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Parker Solar Probe, Akatsuki, and Earthly astronomers deliver rare top-to-surface view of Venus

By Jeff Spry

Mars has certainly been on everyone's mind lately, with the prospect of a Red Planet mission in the near future, but our other solar system buddy, Venus, has suddenly been thrust into the public's mind after phosphine organic compounds were discovered in the barren world's cloudtops.

Providing unprecedented top-to-surface images of Venus, a combined effort of NASA's Parker Solar Probe, Japan's Akatsuki Venus Climate Orbiter, and amateur Earthbound astronomers is offering a sensational glimpse of Earth’s opposite neighbor at this week's Europlanet Science Congress (EPSC) 2020, occurring as a virtual event happening from Sept. 21 to Oct. 9.

On July 11, the intrepid Parker Solar Probe zoomed past Venus for a third flyby, while carrying out its mission to acquire solar particles from our star's outer atmosphere. Joined with data collected by the Akatsuki science team from June 19 to July 18, and amateur astronomers worldwide, a series of coordinated Venusian views were compiled that revealed more of the planet's hostile properties and delivered a better understanding of its evolution. 

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“The campaign has resulted in multiple, multi-level observations right from the surface to the cloud-tops and airglow phenomena, which have given us unique insights into Venus’ atmosphere,” explained Ricardo Hueso, former member of ESA’s Venus Express mission and director of the amateur additions. “The opportunity to observe Venus with so many instruments and with such a large collaboration means that we can enhance the scientific value of these short visits by the Parker Solar Probe and BepiColombo to Venus.”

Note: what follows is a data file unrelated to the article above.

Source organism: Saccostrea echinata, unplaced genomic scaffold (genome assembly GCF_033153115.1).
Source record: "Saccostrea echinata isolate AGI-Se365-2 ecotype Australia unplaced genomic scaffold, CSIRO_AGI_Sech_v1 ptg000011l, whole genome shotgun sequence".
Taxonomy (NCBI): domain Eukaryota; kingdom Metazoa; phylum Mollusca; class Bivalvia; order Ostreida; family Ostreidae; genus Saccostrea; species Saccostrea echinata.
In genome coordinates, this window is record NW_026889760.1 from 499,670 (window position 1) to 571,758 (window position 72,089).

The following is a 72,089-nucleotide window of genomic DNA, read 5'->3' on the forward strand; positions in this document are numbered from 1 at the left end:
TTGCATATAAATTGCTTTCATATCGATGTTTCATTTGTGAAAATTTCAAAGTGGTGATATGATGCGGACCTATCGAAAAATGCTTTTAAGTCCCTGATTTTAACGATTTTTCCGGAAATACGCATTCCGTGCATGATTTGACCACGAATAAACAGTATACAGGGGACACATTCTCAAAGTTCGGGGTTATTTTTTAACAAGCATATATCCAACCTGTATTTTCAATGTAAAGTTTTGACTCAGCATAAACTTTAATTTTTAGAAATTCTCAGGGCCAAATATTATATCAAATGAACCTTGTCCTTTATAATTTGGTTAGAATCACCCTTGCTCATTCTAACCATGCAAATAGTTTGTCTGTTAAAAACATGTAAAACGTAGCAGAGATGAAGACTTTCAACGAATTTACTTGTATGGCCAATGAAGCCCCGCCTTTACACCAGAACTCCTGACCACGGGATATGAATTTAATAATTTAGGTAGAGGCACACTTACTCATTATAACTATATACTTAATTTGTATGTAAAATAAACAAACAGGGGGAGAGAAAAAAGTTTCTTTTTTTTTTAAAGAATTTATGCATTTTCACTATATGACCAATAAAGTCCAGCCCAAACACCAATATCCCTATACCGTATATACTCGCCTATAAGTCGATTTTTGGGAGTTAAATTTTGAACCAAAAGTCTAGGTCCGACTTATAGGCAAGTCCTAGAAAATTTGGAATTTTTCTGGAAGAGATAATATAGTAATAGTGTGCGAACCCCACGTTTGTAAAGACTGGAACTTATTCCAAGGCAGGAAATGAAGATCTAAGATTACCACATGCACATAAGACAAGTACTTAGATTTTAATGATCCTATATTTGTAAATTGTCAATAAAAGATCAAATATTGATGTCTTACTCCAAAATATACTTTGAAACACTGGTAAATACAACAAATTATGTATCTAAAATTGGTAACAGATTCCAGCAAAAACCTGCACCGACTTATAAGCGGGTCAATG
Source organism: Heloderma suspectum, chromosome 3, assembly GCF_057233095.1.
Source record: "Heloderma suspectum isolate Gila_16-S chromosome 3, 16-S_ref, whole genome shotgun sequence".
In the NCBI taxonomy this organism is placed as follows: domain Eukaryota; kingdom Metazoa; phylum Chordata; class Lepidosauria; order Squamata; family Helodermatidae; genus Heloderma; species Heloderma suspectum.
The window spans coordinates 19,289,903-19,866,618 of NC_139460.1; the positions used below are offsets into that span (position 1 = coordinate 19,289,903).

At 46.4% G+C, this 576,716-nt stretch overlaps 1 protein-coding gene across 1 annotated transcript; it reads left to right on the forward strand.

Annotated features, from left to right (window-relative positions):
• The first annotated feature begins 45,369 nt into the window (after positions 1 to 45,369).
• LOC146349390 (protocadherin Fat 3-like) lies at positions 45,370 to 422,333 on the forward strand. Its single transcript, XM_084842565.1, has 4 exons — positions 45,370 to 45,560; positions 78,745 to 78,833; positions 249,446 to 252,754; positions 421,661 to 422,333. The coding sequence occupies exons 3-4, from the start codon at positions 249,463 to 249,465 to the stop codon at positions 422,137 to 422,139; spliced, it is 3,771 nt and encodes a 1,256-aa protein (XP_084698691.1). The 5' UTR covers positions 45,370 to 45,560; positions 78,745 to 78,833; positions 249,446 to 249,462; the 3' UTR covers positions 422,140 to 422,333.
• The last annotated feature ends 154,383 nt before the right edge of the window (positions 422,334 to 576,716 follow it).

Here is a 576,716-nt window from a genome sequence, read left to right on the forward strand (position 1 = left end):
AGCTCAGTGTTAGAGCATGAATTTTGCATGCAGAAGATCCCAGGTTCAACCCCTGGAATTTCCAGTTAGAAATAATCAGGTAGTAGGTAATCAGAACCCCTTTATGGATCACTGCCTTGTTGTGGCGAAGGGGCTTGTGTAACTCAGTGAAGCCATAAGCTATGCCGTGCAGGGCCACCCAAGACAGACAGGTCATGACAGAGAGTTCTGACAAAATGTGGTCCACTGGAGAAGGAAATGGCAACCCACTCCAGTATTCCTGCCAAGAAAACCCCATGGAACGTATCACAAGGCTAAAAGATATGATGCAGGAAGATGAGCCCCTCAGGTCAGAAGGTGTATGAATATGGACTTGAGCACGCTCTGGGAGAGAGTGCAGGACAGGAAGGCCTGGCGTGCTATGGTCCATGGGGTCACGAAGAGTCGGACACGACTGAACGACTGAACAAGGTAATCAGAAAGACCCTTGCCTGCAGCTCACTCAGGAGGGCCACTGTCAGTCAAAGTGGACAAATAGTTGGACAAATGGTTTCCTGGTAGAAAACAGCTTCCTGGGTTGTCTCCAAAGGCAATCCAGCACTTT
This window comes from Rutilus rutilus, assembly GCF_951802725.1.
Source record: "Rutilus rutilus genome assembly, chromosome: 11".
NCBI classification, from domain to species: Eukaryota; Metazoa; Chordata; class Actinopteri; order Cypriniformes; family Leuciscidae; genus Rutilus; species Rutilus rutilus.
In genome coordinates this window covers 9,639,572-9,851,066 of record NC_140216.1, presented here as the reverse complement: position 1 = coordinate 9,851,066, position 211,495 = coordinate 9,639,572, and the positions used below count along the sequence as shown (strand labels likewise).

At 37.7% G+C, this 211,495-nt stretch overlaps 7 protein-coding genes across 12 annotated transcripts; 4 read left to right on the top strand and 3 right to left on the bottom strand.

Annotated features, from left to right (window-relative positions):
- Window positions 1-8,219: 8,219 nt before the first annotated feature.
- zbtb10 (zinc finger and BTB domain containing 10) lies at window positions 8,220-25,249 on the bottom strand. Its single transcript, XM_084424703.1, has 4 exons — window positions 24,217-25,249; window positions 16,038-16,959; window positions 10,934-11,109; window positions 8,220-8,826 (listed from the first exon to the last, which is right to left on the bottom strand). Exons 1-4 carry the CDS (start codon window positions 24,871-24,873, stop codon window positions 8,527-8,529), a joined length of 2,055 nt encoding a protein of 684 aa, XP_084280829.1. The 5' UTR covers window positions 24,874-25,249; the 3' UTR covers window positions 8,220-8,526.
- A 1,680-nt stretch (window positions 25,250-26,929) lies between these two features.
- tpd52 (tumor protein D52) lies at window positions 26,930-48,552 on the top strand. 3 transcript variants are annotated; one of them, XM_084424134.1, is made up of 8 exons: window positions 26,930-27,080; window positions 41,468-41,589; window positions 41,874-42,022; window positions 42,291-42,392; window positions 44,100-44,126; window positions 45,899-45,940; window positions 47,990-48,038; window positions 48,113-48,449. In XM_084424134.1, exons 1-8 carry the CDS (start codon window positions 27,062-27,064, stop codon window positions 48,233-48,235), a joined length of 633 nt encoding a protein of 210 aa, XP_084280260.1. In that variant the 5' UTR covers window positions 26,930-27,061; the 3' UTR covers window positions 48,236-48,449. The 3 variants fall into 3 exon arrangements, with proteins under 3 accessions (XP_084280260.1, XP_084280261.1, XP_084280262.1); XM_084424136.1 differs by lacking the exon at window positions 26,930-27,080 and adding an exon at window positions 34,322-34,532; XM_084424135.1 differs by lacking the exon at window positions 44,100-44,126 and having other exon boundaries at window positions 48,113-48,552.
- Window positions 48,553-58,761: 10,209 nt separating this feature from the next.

During the multi-pronged campaign, the Parker Solar Probe witnessed the nightside of Venus, extending from the surface to its upper atmosphere, while Akatsuki's instruments obtained info centered on the upper clouds.

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Down on Earth, researchers employed Hawaii's Infrared Telescope Facility (IRTF) at the Mauna Kea Observatory and the Nordic Optical Telescope (NOT) in La Palma, Spain, to delve into the deeper clouds of Venus on the planet's night side. More observations of the deeper clouds and the surface of Venus' surface were gathered at Pic du Midi in France's Pyrenees Mountains.

These ambitious amateur astronomers, coordinated through the Europlanet 2024 Research Infrastructure, peered into the upper and middle clouds in ultraviolet, violet, and near-infrared wavelengths and even observed the Venus surface through radiation escaping from the planet via its thick clouds.

“It was a really exciting opportunity to have researchers using the IRTF and NOT join forces with amateur astronomers to observe Venus at the same time as Parker and Akatsuki,” said Dr. Javier Peralta, who led the ground-based support using professional telescopes. “These observations have also given us the chance to monitor the evolution of a fast-moving, giant, longitudinal divide in the deeper clouds of Venus that has been previously observed between January and April 2020 by amateur astronomers.”   

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These coordinated observations intensified all summer long, when Venus was in the best position in comparison to the Earth, and will finish up this October, as the ESA's BepiColombo probe cruises past Venus on its voyage to Mercury.

“There are clear signs of changes over time in the clouds of Venus if we compare observations by the Venus Express mission in 2006-2014 with more recent observations by Akatsuki since 2015," Dr. Peralta added. "The data obtained by amateur and professional observers in these campaigns associated with flybys this summer and autumn will extend our knowledge of Venus weather and its variability.”